MOSCOW (Jul. 15)
The Russian Jewish Congress is distributing aid to families harmed by the most disastrous floods in more than a century in Southern Russia.
Some 50 families in the Stavropol region, Jews and non-Jews alike, are receiving aid from the RJC after the recent floods, which left at least 105 people dead and over 200,000 homeless.
The water destroyed more that 12,000 houses and damaged more than 47,000 in nine regions of Southern Russian and Northern Caucasus, turning what used to be fertile land into muddy swamps full of destroyed roads, railways and electric systems.
“This flooding is a terrible calamity for the entire region,” said Adolph Shayevich, one of Russia’s two chief rabbis, who visited the affected areas last week. “I’ve seen it, it’s hard to tell what one feels just at seeing it,” he said of his visit to Barsukovskaya, a town of 6,000 people that was almost entirely destroyed by the flood.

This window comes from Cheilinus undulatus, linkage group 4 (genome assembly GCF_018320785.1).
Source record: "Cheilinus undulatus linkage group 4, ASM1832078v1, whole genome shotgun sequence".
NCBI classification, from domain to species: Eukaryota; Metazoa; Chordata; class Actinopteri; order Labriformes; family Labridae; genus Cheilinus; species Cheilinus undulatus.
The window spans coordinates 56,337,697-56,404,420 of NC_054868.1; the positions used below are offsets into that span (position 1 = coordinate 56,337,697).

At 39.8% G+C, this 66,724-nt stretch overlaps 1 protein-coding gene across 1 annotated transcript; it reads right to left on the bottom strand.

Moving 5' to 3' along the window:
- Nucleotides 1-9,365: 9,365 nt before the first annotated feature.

Local and federal authorities swiftly responded to the calamity by sending linen, blankets, boots, and toiletries to the affected areas.
Government financial aid also followed, although it was far from enough to compensate for lost property. Insurance is still a novelty in Russia, especially in rural areas, and the disaster drove most families in the region to desperation.
Only one-fifth of the RJC aid was distributed to Jewish victims; the support provided to non-Jews “has significantly raised the profile and the authority of the Jewish community” with local officials and non-Jews, said Shertil Shaumov, the rabbi in Pyatigorsk, a city in Stavropol.
The RJC would not specify the size of its flood relief fund, but the amounts provided to individual victims were reported to be several times more than the amounts passed out to these individuals so far through local and federal government funds.